Avant-garde is known as an edgy, artistic style that breaks through traditional style genres. Avant-garde is frequently characterized as innovative, daring and breaks all design rules. In interior design it sculpts a house's design and transforms a home into art.

What is De Stijl interior design? ›

De Stijl is one of the most recognizable styles in all of modern art. Consisting only of horizontal and vertical lines and the colors red, yellow, blue, black, and white, De Stijl was applied not only to easel painting but also to architecture and a broad range of designed objects from furniture to clothing.

What is Parisian chic interior design? ›

Hallmarks of Parisian Chic

• Vintage pieces mixed among newer furnishings. • Crystal chandeliers. • Large antique (or antique-looking) mirrors, especially those framed in gold. • Louis-style chairs (learn more about the different types here) • Mirrored tables.

What does a French bedroom look like? ›

The bedroom should be decorated in lavenders, pale lilacs, creams, soft sky blues and sage greens. If a bolder, more rustic style is preferred, try burnt orange tones, browns and yellows. A French-style bedroom would not be complete without a stunning window treatment.

What is French chic decor? ›

Rarely flashy, French interiors often boast a sense of lavishness with hints of brilliance via jeweled accents, ornate filigree detailing, antique chandeliers and wall sconces.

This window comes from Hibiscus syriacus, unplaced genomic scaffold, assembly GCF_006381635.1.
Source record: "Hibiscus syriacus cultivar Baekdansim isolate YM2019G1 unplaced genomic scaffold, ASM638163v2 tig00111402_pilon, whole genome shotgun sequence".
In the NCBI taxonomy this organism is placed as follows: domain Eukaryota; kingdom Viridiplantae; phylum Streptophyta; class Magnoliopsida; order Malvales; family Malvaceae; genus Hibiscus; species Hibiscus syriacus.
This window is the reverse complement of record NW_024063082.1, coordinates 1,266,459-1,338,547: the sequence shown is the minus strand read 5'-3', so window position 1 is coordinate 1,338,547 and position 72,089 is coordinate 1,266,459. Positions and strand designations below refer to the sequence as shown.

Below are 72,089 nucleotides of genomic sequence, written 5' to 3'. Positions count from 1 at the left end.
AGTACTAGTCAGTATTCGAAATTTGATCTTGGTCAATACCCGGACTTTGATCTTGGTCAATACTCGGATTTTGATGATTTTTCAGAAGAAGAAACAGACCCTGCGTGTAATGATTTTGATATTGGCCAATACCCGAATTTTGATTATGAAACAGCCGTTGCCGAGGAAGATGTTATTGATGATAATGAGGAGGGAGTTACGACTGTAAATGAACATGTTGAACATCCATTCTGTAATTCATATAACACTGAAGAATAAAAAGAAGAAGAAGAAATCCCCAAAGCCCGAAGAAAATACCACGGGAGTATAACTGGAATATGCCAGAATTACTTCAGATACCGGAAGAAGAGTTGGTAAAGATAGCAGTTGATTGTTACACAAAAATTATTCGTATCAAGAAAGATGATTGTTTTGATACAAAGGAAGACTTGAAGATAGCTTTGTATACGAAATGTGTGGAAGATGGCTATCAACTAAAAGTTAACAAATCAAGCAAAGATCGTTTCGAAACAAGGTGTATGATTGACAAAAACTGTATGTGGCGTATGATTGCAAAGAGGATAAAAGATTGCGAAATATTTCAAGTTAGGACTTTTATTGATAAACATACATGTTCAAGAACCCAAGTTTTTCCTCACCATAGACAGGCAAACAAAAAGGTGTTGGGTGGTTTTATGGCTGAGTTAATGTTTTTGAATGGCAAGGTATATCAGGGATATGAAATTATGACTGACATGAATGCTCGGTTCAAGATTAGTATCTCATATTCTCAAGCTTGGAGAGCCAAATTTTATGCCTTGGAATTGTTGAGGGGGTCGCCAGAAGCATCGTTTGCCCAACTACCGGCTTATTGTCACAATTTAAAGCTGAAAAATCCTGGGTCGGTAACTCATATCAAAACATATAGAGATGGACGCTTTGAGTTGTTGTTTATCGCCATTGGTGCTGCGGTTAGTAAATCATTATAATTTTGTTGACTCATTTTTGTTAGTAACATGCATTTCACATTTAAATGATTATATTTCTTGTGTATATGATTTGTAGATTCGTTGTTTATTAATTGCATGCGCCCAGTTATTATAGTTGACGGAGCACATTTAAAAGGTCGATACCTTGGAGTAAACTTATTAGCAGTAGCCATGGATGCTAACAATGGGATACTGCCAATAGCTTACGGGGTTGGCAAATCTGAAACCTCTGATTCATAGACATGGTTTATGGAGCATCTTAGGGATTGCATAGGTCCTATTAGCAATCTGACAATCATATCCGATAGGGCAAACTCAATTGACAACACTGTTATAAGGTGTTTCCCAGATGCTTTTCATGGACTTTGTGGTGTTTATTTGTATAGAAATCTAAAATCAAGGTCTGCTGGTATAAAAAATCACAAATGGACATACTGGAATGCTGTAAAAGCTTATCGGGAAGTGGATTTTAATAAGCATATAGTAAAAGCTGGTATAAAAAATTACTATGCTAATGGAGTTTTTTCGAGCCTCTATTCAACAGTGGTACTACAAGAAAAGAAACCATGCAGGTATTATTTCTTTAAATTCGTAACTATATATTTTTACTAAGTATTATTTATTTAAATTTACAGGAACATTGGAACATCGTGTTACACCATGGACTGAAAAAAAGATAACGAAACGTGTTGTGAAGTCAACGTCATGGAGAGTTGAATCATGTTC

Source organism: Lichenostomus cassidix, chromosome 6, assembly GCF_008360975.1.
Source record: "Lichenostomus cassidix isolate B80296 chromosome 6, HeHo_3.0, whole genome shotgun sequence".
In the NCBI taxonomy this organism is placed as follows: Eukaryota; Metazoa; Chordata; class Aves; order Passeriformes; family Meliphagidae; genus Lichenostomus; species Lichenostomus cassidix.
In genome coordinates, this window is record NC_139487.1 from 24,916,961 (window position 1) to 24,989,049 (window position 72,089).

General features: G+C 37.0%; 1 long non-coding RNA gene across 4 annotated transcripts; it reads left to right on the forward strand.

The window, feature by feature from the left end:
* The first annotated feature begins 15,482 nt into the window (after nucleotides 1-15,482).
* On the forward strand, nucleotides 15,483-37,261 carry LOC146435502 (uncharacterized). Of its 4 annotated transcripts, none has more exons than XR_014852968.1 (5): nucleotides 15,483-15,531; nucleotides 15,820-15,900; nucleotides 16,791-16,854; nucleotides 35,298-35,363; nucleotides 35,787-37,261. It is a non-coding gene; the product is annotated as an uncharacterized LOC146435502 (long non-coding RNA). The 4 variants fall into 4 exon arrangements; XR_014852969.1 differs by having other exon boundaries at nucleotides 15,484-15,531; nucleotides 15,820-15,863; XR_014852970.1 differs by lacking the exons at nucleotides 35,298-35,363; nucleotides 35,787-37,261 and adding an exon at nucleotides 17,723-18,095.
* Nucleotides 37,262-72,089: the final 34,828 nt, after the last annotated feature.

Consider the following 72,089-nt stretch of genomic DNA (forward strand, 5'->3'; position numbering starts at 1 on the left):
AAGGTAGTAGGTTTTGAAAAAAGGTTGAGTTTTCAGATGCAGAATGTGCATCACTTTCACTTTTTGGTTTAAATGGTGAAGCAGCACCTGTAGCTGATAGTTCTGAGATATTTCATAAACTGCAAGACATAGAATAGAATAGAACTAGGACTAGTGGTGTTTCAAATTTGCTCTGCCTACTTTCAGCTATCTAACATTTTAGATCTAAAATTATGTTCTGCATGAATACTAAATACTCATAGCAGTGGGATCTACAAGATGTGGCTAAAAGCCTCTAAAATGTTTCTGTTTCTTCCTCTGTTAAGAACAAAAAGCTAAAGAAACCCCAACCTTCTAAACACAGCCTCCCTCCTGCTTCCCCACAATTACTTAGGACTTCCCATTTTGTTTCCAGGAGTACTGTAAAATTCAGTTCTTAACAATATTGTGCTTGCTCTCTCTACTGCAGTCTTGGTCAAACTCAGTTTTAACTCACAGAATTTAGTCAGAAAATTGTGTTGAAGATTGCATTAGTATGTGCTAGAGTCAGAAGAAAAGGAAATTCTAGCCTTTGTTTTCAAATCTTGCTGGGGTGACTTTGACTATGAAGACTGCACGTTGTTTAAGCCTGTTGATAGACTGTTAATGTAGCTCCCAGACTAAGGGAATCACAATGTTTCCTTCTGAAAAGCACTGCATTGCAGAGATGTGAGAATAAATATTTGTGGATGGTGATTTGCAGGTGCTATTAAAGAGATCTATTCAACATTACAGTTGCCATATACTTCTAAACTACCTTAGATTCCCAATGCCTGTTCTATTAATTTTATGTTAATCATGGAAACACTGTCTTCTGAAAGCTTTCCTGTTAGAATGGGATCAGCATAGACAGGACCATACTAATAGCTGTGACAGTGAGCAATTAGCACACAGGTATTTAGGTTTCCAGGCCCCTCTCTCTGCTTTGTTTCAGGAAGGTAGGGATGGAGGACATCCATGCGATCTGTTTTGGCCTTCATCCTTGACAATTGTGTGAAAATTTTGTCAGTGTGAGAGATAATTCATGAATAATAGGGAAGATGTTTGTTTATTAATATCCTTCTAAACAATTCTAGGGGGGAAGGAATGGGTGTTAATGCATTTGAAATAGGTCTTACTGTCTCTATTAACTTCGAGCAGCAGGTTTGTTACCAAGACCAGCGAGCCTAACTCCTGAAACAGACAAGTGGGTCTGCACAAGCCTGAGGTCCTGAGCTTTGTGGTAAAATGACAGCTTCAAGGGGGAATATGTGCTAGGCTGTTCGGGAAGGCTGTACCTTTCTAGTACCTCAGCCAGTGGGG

How to make your home look like a chic Parisian apartment? ›

  1. Paint Your Walls White.
  2. Add a Gold-Gilt Mirror.
  3. Incorporate Art and Culture.
  4. Opt for Velvet and Linen.
  5. Balance Old and New.
  6. Mix In Something International.
  7. Go for Greenery.
  8. Light It Up.
Mar 7, 2024

How do you get a Parisian style? ›

The Golden Rule of French Style

Practically speaking, this casual-chic style is often achieved by mixing casual affordable pieces with more tailored items. It's never about things being overly precious or fancy (except maybe when it comes to handbags).

What does a typical French house look like? ›

A French-style home, also called a French provincial home, is a stone, brick, or stucco house with a steep rooftop and large windows. Often featuring courtyard gardens, iron gates, and gravel pathways, French-style homes are known for their rustic appeal.

How do French people decorate their houses? ›

Although the French does have an attraction for chic all-white interiors, color is how they can connect the old and the new gap. In french interior design, the only rule is that… there are no rules. Combine colors, time periods, and any design style that speaks for you.

What is the style of the houses in Paris? ›

The Haussmann style of architecture, which is also known as Haussmannian, is the architecture that has defined modern-day Paris. In the 19th century, Baron Georges-Eugène Haussmann, a Parisian official with no architectural background, revamped the city at the request of Emperor Napoleon III.

What makes a house French style? ›

Tall, slender windows with decorative shutters, arches, and rounded openings are indicative of the ornate windows and doors favored in French home styles. The Entryway is an important feature. Popular during the Renaissance, Porte cocheres, a type of passageway, allow entry to a courtyard or driveway.

What are the Parisian colors for interior design? ›

At the heart of Parisian elegance lies the neutral palette, a carefully curated selection of whites, creams, pale grays, and beiges. These colors are not merely background shades; they are the canvas on which Parisian chic is painted.